Dec 29, 2011
    I haven't noticed mine getting to fat and I do believe they always say to keep food available you should see a change fast in their weight and I think it was a good change I do think they needed to put a little bit of weight on so it all worked out :)
    And your welcome!!! :)
  7. fiddlebanshee

    fiddlebanshee Songster

    Mar 11, 2010
    Frederick, MD
    The chest bumping is normal pecking order behavior and you should not try to stop it, unless one of them is totally bullied. It is their way of establishing their social environment.

    On the feed -- one adult hen needs about 4 oz of feed a day. I don't know how that translates into cups but it is my feeling that a cup is way too little. It is easiest and best just to keep feed available for them always. You don't have to worry about them getting fat because the layer feed is formulated with a balance of nutrients, and chickens don't eat more than they need. They stop when their crop is full, unlike other pets.

    Be careful with giving other treats as it can upset the nutritional balance. If you would give a lot of scratch for instance, which is mainly corn, the hens will get fat but will not get enough nutrients. A little bit of scratch every few days and ample greens to add to the layer feed is fine. More greens will give you more yellow/orange yolks.

  8. X2. When it's cold, they need more calories to stay warm, too. We have two large feeders available at all times, in addition to oyster shell and grit.

    I personally, don't have my dogs outside with them out in the yard, even though one is a little dog. I don't want to take any chances, even though we know our big dog (border collie) just rounds them up and puts them away. Little dog has gotten pecked on the nose, and there is no way I would trust her out there unsupervised. A bite is still a bit, and will cause a WHOLE LOT of problems for the chickens (because they will peck at each other when they see blood, and chickens bleed easily.) Dogs, imo, should always be considered predators/predator capable. Read the predators and pests section for perpective.....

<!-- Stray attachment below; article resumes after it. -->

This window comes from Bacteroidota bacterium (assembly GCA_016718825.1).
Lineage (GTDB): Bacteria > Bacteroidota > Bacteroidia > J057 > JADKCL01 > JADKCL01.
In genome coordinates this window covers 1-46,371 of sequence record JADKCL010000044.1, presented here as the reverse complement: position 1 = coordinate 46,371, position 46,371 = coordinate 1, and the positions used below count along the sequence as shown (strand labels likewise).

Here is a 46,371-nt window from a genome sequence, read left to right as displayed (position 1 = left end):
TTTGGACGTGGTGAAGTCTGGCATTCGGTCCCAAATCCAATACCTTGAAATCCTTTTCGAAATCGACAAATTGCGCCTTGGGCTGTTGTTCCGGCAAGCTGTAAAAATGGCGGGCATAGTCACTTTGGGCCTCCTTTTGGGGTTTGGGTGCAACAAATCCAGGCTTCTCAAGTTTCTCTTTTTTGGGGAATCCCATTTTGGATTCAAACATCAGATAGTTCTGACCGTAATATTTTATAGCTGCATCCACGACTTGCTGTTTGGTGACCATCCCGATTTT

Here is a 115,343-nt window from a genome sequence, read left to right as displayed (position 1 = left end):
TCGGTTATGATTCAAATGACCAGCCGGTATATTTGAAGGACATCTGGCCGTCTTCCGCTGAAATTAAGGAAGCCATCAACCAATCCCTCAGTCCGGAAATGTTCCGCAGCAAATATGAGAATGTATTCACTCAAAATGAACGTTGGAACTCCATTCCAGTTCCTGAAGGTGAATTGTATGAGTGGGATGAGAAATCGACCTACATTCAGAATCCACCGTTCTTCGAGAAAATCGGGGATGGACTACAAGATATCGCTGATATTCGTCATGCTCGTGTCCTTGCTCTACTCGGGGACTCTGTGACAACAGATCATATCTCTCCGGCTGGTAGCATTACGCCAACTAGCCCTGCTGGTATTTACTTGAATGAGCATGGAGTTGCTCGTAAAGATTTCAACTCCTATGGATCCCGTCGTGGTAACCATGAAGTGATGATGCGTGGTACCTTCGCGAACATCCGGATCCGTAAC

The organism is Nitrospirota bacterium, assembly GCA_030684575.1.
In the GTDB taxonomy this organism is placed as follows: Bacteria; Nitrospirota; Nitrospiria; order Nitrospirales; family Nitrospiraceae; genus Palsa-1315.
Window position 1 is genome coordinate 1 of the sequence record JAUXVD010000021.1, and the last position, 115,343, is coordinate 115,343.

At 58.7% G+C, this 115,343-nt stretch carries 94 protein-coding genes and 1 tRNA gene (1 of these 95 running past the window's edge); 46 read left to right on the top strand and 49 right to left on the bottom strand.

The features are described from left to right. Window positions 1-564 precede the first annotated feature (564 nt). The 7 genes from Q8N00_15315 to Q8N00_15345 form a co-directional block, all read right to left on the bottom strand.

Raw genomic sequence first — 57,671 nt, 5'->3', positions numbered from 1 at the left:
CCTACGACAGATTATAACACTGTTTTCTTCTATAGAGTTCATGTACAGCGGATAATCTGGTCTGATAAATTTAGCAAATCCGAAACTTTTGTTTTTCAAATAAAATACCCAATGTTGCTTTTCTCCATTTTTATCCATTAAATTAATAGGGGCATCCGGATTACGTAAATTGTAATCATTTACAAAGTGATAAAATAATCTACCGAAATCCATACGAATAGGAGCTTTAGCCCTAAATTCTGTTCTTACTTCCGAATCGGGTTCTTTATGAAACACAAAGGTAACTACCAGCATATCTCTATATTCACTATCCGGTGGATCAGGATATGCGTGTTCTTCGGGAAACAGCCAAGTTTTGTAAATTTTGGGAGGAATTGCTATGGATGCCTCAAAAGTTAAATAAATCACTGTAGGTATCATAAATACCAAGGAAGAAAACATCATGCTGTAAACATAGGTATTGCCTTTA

9. Pele

    Pele Songster

    Feb 25, 2011
    :hmm one cup of food a day for three hens? Free feed those poor girls. Chickens eat as much as they need, they don't have obesity problems like mammals, and will self-regulate. This is especially critical for breeds that are high production. They're literally consuming their own bodies to produce that large egg once a day if you don't give them food to put into making that egg. It's a massive loss of resources for them (imagine losing 25% of your body mass a day, and someone only feeding you a cup of food that you have to share with three other people).

    They'll hold your eggs hostage until you give them the food they need. It's like a really effective ransom note :p.
  10. Dutchess

    Dutchess Songster

    X2 - That could be the reason your hens aren't laying yet.[​IMG].. Free feeding is best! They use up a lot of energy just to produce the egg, nevermind laying it!